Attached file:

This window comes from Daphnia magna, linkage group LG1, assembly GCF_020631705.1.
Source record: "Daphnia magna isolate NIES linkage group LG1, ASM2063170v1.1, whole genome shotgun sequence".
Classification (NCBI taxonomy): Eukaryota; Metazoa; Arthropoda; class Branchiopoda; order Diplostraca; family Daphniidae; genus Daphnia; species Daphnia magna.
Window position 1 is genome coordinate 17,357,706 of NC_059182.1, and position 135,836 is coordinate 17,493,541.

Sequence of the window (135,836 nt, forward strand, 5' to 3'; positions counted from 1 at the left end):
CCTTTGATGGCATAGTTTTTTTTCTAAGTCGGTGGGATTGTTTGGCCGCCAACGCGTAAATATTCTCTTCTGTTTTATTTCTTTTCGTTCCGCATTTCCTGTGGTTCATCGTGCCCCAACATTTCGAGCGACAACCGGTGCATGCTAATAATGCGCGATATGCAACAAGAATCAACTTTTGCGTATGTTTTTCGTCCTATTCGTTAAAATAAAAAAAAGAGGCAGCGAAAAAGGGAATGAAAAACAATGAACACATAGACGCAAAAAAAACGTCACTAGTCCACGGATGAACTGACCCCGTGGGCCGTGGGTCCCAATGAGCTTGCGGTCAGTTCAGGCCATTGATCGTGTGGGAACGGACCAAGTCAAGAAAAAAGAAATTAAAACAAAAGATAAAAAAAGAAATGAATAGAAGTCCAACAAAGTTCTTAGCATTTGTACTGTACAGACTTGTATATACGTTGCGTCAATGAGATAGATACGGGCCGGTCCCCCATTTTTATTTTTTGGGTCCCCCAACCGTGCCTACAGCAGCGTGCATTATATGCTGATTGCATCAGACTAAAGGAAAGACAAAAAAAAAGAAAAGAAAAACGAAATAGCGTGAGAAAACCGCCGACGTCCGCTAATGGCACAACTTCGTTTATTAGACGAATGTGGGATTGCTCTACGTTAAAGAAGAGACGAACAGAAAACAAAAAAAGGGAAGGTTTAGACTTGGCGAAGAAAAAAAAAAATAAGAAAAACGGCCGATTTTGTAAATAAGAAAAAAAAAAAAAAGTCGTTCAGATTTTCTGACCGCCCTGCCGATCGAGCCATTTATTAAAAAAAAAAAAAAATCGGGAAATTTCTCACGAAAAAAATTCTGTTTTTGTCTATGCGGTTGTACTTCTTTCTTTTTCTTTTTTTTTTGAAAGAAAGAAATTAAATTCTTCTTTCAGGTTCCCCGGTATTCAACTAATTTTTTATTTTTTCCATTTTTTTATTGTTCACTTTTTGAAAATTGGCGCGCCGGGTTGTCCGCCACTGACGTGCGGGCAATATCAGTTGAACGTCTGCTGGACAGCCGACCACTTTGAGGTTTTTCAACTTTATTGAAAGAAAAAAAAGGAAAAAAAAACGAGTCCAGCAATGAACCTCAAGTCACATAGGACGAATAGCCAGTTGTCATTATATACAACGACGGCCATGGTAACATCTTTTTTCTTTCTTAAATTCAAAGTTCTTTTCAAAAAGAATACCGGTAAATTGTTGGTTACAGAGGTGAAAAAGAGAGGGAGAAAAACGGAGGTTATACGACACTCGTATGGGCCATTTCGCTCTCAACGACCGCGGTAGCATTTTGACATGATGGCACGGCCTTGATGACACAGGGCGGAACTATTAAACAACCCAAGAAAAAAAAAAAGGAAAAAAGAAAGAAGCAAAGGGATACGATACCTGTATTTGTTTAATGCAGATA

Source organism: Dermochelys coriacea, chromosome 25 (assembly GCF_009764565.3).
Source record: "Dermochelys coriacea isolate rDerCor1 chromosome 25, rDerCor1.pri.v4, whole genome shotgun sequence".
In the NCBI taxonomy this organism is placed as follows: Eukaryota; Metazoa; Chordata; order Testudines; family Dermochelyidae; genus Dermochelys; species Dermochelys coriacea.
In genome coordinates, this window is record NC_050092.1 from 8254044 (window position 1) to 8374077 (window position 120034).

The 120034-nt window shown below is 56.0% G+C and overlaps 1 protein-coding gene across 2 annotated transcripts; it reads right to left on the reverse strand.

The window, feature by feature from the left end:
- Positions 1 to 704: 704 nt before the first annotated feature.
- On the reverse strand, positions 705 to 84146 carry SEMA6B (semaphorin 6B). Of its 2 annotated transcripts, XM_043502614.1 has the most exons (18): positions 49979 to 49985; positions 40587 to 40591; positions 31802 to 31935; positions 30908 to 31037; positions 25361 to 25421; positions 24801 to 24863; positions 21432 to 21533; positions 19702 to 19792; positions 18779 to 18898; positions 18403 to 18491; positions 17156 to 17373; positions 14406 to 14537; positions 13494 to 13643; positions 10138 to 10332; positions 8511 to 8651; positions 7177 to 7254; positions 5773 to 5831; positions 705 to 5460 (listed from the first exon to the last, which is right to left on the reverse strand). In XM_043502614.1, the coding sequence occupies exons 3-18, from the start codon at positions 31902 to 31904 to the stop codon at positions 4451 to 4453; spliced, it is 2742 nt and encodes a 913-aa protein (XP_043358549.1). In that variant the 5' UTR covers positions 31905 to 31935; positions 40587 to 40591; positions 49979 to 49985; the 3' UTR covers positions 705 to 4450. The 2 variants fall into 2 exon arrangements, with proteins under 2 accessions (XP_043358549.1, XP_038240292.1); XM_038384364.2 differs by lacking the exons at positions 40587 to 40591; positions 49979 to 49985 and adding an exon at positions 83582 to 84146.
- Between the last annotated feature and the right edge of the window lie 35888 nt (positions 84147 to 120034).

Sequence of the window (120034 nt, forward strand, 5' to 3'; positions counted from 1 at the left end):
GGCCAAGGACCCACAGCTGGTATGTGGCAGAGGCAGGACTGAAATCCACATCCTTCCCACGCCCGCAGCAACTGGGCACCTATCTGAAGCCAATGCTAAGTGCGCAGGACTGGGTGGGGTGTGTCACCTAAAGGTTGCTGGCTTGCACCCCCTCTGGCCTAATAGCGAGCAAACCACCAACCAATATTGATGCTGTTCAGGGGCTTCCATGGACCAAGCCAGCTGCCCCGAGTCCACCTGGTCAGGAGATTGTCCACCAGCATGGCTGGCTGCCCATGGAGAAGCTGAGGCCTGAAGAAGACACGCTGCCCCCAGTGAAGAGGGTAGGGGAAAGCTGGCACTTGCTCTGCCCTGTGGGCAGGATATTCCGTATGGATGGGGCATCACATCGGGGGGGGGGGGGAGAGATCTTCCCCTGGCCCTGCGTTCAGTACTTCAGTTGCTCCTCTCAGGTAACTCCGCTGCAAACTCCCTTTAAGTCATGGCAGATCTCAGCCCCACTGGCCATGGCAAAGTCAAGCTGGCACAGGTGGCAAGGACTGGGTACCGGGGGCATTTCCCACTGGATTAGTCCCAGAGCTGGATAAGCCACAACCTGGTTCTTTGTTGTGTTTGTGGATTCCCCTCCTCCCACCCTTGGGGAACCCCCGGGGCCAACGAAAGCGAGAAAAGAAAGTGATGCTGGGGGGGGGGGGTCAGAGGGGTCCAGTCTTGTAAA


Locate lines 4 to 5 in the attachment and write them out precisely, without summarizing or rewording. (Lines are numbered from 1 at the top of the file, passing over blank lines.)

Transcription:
Window position 1 is genome coordinate 17,357,706 of NC_059182.1, and position 135,836 is coordinate 17,493,541.

Sequence of the window (135,836 nt, forward strand, 5' to 3'; positions counted from 1 at the left end):